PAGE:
1 Jul 02. The Wall Street Journal has reported that Northrop Grumman Corp. plans to acquire TRW Inc. for $7.56 billion in stock, a sweetened deal that would make Northrop the nation’s second-largest military contractor while ending TRW’s 101-year history as an innovator in the automotive, defense and aerospace industries, people familiar with the transaction said.
The pact, expected to be announced as early as this morning, ends a four-month standoff set in motion when Northrop launched a $5.9 billion hostile bid for TRW in February. Both boards approved the deal in Sunday meetings, these people said. The agreement calls for Northrop to provide $60 a share in stock for each share outstanding of TRW. That represents a 27% increase over the $47 a share Northrop initially offered TRW on Feb. 21 just two days after TRW’s then-chairman and chief executive, David Cote, suddenly quit to join another company.
A spokesman for Northrop and a spokeswoman for TRW declined to comment. When the deal closes, Northrop is also expected to take on about $4 billion in TRW debt.
This is the latest, major acquisition to hit the defense industry, extending a consolidation streak that began a decade ago with the Cold War’s end and has been re-ignited by increased military spending in the wake of new security threats. Among the players, Los Angeles-based Northrop has been the biggest acquirer in recent years, doubling its size with a string of big purchases including Litton Industries Inc. and Newport News Shipbuilding Inc.
But the TRW transaction is by far the largest and most controversial. Making a hostile bid on a wounded company is rare in the defense industry where the secretive nature of the work tends to foster personal relationships among longtime executives. With the purchase of TRW, Northrop, which already is the nation’s largest shipbuilder, would also become a leading player in the areas of military satellites and missile-defense systems, key focuses for Bush Administration spending. Only Lockheed Martin Corp. would be larger.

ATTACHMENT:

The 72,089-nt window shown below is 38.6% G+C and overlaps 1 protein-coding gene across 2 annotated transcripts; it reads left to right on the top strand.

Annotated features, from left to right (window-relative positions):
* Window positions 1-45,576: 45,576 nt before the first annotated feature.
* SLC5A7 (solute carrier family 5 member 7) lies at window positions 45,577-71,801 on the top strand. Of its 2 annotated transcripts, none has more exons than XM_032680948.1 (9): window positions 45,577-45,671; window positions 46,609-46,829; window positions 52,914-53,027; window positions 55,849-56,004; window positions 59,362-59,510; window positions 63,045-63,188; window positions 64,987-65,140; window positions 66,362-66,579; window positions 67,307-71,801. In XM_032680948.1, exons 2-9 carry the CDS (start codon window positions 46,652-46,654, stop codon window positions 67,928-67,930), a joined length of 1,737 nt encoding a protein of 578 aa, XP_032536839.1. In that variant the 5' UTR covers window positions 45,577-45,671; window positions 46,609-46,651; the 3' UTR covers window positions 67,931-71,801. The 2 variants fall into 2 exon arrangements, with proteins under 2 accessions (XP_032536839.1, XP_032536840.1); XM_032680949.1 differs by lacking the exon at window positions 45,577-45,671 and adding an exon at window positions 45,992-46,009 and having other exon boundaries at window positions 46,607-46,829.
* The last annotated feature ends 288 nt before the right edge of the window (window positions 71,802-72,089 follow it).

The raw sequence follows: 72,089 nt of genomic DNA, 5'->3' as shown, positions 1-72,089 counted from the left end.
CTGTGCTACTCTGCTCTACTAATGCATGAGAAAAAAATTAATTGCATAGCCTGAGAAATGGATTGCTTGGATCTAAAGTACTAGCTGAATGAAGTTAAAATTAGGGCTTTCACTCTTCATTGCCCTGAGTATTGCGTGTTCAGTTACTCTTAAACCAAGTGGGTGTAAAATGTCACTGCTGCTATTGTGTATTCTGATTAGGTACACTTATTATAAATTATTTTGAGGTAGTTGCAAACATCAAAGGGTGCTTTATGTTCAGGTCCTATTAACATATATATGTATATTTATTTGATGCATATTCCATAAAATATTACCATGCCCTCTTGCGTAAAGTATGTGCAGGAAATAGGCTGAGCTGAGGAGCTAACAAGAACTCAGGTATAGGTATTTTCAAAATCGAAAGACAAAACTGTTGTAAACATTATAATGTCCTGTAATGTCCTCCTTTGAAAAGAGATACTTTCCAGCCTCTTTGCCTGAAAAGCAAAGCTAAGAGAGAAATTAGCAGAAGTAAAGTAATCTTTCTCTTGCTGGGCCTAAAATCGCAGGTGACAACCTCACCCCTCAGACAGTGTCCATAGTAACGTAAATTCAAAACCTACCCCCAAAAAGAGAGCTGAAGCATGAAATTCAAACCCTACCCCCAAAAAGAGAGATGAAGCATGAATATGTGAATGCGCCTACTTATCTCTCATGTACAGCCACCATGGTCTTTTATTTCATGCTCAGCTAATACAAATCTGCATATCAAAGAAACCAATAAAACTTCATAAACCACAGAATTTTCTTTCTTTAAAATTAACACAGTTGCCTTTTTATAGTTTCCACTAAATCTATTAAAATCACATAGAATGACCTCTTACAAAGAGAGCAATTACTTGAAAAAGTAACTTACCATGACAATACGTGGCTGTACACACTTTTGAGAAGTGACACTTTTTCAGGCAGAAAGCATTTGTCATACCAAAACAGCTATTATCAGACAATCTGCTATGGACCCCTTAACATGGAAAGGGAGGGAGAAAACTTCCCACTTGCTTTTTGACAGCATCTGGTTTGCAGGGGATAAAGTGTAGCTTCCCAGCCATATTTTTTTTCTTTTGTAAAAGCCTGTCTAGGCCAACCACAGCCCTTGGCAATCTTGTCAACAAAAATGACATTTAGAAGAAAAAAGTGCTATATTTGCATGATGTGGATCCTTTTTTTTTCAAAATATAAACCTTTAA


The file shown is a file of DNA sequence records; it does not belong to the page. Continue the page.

TRW’s space and electronics division as well as its systems-integration operation are considered its crown jewels. While these businesses provided just 12% of the company’s 2001 revenue of $16 billion, they make early-warning surveillance satellites that would detect a missile attack on the U.S. as well as the battle-management system expected to run the ground-based missile-defense system. TRW also is at the forefront of developing high-powered lethal lasers widely seen as the next frontier for stopping enemy missiles.
The acquisition ends a lineage that for Cleveland-based TRW began in 1901 when the Cleveland Cap Screw Co. made the first two-piece automotive value for Winton Motors Co. as well as the sodium-cooled engine valve that enabled Charles Lindbergh’s Spirit of St. Louis plane to make the first solo transatlantic flight. But the transaction marks a significant win for TRW executives and its bankers, Goldman Sachs and Credit Suisse First Boston, as well.
With no top executive and an aggressive hostile offer afoot, TRW and its advisers turned a tough situation into a very lucrative one. The agreed-upon price of $60 a share is at the high end of a range privately targeted by TRW even after Northrop officials raised their bid in April to $53 and just last week indicated they would go as high as $58.
The value of the bid can rise further because of a “collar” intended to allow TRW shareholders to benefit from gains in Northrop shares while protecting against any downside. In 4 p.m. New York Stock Exchange composite trading Friday, Northrop shares were at $125 each.
TRW, led by Philip Odeen, who had retired as the head of TRW’s Washington office just weeks before Mr. Cote’s resignation, devised a strategy that would keep the pressure on Northrop in the absence of rival bidders while keeping its options open. TRW repeatedly rejected Northrop’s offers as too low and “opportunistic” whil